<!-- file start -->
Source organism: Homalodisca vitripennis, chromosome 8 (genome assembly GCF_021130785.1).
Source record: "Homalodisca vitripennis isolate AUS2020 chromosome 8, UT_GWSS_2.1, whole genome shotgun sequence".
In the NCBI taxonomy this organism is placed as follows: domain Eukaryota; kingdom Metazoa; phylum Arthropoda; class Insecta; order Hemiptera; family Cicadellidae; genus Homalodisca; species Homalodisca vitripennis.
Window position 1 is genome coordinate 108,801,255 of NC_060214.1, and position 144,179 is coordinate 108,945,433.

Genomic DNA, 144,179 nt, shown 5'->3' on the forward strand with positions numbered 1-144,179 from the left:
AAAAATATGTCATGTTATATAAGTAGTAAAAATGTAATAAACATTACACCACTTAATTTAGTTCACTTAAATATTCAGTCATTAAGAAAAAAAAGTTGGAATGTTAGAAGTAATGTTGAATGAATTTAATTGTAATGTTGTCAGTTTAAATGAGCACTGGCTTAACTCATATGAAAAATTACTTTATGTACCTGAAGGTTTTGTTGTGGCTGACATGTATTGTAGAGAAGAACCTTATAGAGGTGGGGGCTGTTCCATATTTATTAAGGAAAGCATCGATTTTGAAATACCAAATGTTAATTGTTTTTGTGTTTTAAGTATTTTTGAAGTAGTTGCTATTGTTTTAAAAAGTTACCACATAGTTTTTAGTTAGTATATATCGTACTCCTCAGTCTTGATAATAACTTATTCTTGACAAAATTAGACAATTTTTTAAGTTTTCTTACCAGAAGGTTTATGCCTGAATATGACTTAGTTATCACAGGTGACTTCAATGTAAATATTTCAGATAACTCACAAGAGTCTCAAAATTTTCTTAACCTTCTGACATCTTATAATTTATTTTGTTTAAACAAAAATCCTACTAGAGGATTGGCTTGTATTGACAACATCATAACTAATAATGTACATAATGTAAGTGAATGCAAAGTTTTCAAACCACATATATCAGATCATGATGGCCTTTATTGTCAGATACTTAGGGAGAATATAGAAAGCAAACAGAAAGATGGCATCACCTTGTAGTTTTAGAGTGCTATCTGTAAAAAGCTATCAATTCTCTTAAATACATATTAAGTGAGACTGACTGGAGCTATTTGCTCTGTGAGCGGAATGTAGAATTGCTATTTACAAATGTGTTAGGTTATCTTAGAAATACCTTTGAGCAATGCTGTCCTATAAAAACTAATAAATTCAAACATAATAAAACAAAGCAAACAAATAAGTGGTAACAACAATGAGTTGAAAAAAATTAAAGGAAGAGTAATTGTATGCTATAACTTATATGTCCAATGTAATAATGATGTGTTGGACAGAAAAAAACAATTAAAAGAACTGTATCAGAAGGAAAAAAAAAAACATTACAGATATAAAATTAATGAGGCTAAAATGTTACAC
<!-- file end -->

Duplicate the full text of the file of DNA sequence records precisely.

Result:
Source organism: Homalodisca vitripennis, chromosome 8 (genome assembly GCF_021130785.1).
Source record: "Homalodisca vitripennis isolate AUS2020 chromosome 8, UT_GWSS_2.1, whole genome shotgun sequence".
In the NCBI taxonomy this organism is placed as follows: domain Eukaryota; kingdom Metazoa; phylum Arthropoda; class Insecta; order Hemiptera; family Cicadellidae; genus Homalodisca; species Homalodisca vitripennis.
Window position 1 is genome coordinate 108,801,255 of NC_060214.1, and position 144,179 is coordinate 108,945,433.

Genomic DNA, 144,179 nt, shown 5'->3' on the forward strand with positions numbered 1-144,179 from the left:
AAAAATATGTCATGTTATATAAGTAGTAAAAATGTAATAAACATTACACCACTTAATTTAGTTCACTTAAATATTCAGTCATTAAGAAAAAAAAGTTGGAATGTTAGAAGTAATGTTGAATGAATTTAATTGTAATGTTGTCAGTTTAAATGAGCACTGGCTTAACTCATATGAAAAATTACTTTATGTACCTGAAGGTTTTGTTGTGGCTGACATGTATTGTAGAGAAGAACCTTATAGAGGTGGGGGCTGTTCCATATTTATTAAGGAAAGCATCGATTTTGAAATACCAAATGTTAATTGTTTTTGTGTTTTAAGTATTTTTGAAGTAGTTGCTATTGTTTTAAAAAGTTACCACATAGTTTTTAGTTAGTATATATCGTACTCCTCAGTCTTGATAATAACTTATTCTTGACAAAATTAGACAATTTTTTAAGTTTTCTTACCAGAAGGTTTATGCCTGAATATGACTTAGTTATCACAGGTGACTTCAATGTAAATATTTCAGATAACTCACAAGAGTCTCAAAATTTTCTTAACCTTCTGACATCTTATAATTTATTTTGTTTAAACAAAAATCCTACTAGAGGATTGGCTTGTATTGACAACATCATAACTAATAATGTACATAATGTAAGTGAATGCAAAGTTTTCAAACCACATATATCAGATCATGATGGCCTTTATTGTCAGATACTTAGGGAGAATATAGAAAGCAAACAGAAAGATGGCATCACCTTGTAGTTTTAGAGTGCTATCTGTAAAAAGCTATCAATTCTCTTAAATACATATTAAGTGAGACTGACTGGAGCTATTTGCTCTGTGAGCGGAATGTAGAATTGCTATTTACAAATGTGTTAGGTTATCTTAGAAATACCTTTGAGCAATGCTGTCCTATAAAAACTAATAAATTCAAACATAATAAAACAAAGCAAACAAATAAGTGGTAACAACAATGAGTTGAAAAAAATTAAAGGAAGAGTAATTGTATGCTATAACTTATATGTCCAATGTAATAATGATGTGTTGGACAGAAAAAAACAATTAAAAGAACTGTATCAGAAGGAAAAAAAAAAACATTACAGATATAAAATTAATGAGGCTAAAATGTTACAC